It is important when you are learning your place in the world and it feels unnatural to run away from those constructs. Moving away from those constructs is ‘distancing’ yourself from the pack, and that still feels unsafe.
The important thing is to start recognising those constructs you have surrounding you and understand that they no longer need to define you, not if you don’t want them too.
Photo by Charles Etoroma on Unsplash
Working out what works for you
So, here is a secret, from your early teenage years, until you approach mid-life, there is a steady trade-off between being self-conscious and self-aware.
As a teen, you are finding out where you fit in, how much you want to fit in, and with who. Most often you want to belong to your family, then you want to belong to a tribe of friends.
What you wear and how you act can define it. Your shared beliefs and passions can form a tribe for you as well.
From the age of thirty onwards, you start to learn how you want to stand-out, or at the very least, choose where you want to fit in. You start to focus on who you want to be, and what it really means to belong.
How do you do this? You start reflecting on where you get energy, and you can start this by asking yourself one question.
When in the last few years have you felt the most energised?
I’m not talking about waking up refreshed and full of energy after a good night’s sleep, I am talking about when you are fully engaged in something, but at the end of it, you still feel full of energy.
For me, there are a few ways I energise. Sometimes it is reading a great novel that takes me on a journey to another time and place. It is laughing over drinks with great friends.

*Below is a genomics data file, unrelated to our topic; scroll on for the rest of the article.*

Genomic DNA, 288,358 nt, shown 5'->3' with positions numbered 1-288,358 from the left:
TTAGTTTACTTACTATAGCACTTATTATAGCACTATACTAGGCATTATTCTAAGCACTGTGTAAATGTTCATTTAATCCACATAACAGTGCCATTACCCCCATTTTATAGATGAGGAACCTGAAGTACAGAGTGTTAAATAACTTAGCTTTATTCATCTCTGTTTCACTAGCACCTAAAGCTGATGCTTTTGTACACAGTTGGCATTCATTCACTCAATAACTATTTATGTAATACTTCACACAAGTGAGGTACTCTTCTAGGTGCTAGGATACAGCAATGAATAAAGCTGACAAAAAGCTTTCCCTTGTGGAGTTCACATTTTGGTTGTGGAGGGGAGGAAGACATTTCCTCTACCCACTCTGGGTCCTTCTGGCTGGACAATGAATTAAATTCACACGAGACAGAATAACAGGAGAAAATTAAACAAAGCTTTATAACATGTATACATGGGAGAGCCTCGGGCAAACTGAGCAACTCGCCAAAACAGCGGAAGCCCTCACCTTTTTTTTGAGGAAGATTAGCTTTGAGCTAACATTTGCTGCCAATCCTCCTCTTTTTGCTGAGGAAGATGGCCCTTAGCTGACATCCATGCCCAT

Occasionally, it is dancing to music. Sometimes it is the mountains, other times it is the beach.
These are things that resonate with me, these are things that I prioritise. These are events, or activities that give me energy. This is not the heart of what I am talking about. These are essential to identify, but I’m speaking about the next level down.
For me, the one thing that I have found and now prioritise is an individual purposeful connection. I realised that the thing that most resonated with me was the growth and development of people. The way for me to be able to reach a point of being able to help them is through a deep and strong personal connection.
I worked out my true personal values and it changed my life (I wrote about how to do it here, as I now use this list from Brené Brown exclusively with my mentee’s, and here about how it underpins my leadership philosophy). This has been the single most important aspect of my personal development.